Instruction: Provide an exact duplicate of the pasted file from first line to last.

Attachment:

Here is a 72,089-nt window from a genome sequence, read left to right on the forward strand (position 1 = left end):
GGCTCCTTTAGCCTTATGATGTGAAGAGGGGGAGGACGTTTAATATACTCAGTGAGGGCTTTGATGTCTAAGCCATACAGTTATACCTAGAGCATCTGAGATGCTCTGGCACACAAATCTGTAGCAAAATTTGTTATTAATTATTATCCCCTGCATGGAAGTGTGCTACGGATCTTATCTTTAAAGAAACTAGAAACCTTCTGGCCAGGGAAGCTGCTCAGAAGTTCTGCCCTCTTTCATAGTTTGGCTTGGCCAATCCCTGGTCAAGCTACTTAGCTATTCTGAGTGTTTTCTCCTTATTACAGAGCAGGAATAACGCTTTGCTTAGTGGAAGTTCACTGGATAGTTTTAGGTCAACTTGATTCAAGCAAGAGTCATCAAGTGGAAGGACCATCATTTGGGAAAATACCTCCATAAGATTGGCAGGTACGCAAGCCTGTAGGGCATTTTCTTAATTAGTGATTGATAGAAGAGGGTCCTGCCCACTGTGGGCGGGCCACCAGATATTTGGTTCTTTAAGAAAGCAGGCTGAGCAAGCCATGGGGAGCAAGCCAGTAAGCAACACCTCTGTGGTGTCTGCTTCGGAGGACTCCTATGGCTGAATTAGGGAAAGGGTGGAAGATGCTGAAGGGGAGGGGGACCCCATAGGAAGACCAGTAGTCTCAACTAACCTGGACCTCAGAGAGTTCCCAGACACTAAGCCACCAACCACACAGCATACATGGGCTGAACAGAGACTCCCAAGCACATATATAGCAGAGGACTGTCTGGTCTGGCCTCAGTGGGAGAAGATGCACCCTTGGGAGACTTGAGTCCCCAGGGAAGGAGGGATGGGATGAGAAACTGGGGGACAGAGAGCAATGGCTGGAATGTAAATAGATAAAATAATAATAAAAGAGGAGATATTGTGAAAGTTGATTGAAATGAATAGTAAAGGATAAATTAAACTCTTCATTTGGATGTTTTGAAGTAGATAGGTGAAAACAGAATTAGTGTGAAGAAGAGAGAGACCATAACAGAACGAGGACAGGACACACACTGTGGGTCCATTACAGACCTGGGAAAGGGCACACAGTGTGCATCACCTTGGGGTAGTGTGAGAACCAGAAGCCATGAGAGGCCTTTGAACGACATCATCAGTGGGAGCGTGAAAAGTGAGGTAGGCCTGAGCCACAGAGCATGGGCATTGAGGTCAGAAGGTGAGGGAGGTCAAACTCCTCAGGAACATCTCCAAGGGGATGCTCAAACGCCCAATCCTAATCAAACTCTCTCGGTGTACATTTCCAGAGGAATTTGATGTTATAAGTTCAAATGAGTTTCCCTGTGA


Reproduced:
Here is a 72,089-nt window from a genome sequence, read left to right on the forward strand (position 1 = left end):
GGCTCCTTTAGCCTTATGATGTGAAGAGGGGGAGGACGTTTAATATACTCAGTGAGGGCTTTGATGTCTAAGCCATACAGTTATACCTAGAGCATCTGAGATGCTCTGGCACACAAATCTGTAGCAAAATTTGTTATTAATTATTATCCCCTGCATGGAAGTGTGCTACGGATCTTATCTTTAAAGAAACTAGAAACCTTCTGGCCAGGGAAGCTGCTCAGAAGTTCTGCCCTCTTTCATAGTTTGGCTTGGCCAATCCCTGGTCAAGCTACTTAGCTATTCTGAGTGTTTTCTCCTTATTACAGAGCAGGAATAACGCTTTGCTTAGTGGAAGTTCACTGGATAGTTTTAGGTCAACTTGATTCAAGCAAGAGTCATCAAGTGGAAGGACCATCATTTGGGAAAATACCTCCATAAGATTGGCAGGTACGCAAGCCTGTAGGGCATTTTCTTAATTAGTGATTGATAGAAGAGGGTCCTGCCCACTGTGGGCGGGCCACCAGATATTTGGTTCTTTAAGAAAGCAGGCTGAGCAAGCCATGGGGAGCAAGCCAGTAAGCAACACCTCTGTGGTGTCTGCTTCGGAGGACTCCTATGGCTGAATTAGGGAAAGGGTGGAAGATGCTGAAGGGGAGGGGGACCCCATAGGAAGACCAGTAGTCTCAACTAACCTGGACCTCAGAGAGTTCCCAGACACTAAGCCACCAACCACACAGCATACATGGGCTGAACAGAGACTCCCAAGCACATATATAGCAGAGGACTGTCTGGTCTGGCCTCAGTGGGAGAAGATGCACCCTTGGGAGACTTGAGTCCCCAGGGAAGGAGGGATGGGATGAGAAACTGGGGGACAGAGAGCAATGGCTGGAATGTAAATAGATAAAATAATAATAAAAGAGGAGATATTGTGAAAGTTGATTGAAATGAATAGTAAAGGATAAATTAAACTCTTCATTTGGATGTTTTGAAGTAGATAGGTGAAAACAGAATTAGTGTGAAGAAGAGAGAGACCATAACAGAACGAGGACAGGACACACACTGTGGGTCCATTACAGACCTGGGAAAGGGCACACAGTGTGCATCACCTTGGGGTAGTGTGAGAACCAGAAGCCATGAGAGGCCTTTGAACGACATCATCAGTGGGAGCGTGAAAAGTGAGGTAGGCCTGAGCCACAGAGCATGGGCATTGAGGTCAGAAGGTGAGGGAGGTCAAACTCCTCAGGAACATCTCCAAGGGGATGCTCAAACGCCCAATCCTAATCAAACTCTCTCGGTGTACATTTCCAGAGGAATTTGATGTTATAAGTTCAAATGAGTTTCCCTGTGA